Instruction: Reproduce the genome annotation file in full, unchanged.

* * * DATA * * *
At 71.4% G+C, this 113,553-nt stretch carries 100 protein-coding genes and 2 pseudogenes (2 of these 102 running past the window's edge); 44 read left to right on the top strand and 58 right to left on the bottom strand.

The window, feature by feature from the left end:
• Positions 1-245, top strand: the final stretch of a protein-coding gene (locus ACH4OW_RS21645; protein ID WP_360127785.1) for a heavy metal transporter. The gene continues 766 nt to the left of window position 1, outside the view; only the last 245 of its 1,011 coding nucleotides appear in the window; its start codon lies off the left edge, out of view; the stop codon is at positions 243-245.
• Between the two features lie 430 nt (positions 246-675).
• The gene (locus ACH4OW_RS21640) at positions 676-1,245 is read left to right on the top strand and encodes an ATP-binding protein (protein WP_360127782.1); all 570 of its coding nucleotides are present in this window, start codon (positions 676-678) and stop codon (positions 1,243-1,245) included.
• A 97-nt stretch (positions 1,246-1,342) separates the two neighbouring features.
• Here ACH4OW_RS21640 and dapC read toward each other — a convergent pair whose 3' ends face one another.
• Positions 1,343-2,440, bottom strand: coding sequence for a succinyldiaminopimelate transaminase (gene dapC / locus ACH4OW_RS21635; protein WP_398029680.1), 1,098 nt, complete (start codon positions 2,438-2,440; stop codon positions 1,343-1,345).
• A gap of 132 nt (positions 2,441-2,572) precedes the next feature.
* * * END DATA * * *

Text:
At 71.4% G+C, this 113,553-nt stretch carries 100 protein-coding genes and 2 pseudogenes (2 of these 102 running past the window's edge); 44 read left to right on the top strand and 58 right to left on the bottom strand.

The window, feature by feature from the left end:
• Positions 1-245, top strand: the final stretch of a protein-coding gene (locus ACH4OW_RS21645; protein ID WP_360127785.1) for a heavy metal transporter. The gene continues 766 nt to the left of window position 1, outside the view; only the last 245 of its 1,011 coding nucleotides appear in the window; its start codon lies off the left edge, out of view; the stop codon is at positions 243-245.
• Between the two features lie 430 nt (positions 246-675).
• The gene (locus ACH4OW_RS21640) at positions 676-1,245 is read left to right on the top strand and encodes an ATP-binding protein (protein WP_360127782.1); all 570 of its coding nucleotides are present in this window, start codon (positions 676-678) and stop codon (positions 1,243-1,245) included.
• A 97-nt stretch (positions 1,246-1,342) separates the two neighbouring features.
• Here ACH4OW_RS21640 and dapC read toward each other — a convergent pair whose 3' ends face one another.
• Positions 1,343-2,440, bottom strand: coding sequence for a succinyldiaminopimelate transaminase (gene dapC / locus ACH4OW_RS21635; protein WP_398029680.1), 1,098 nt, complete (start codon positions 2,438-2,440; stop codon positions 1,343-1,345).
• A gap of 132 nt (positions 2,441-2,572) precedes the next feature.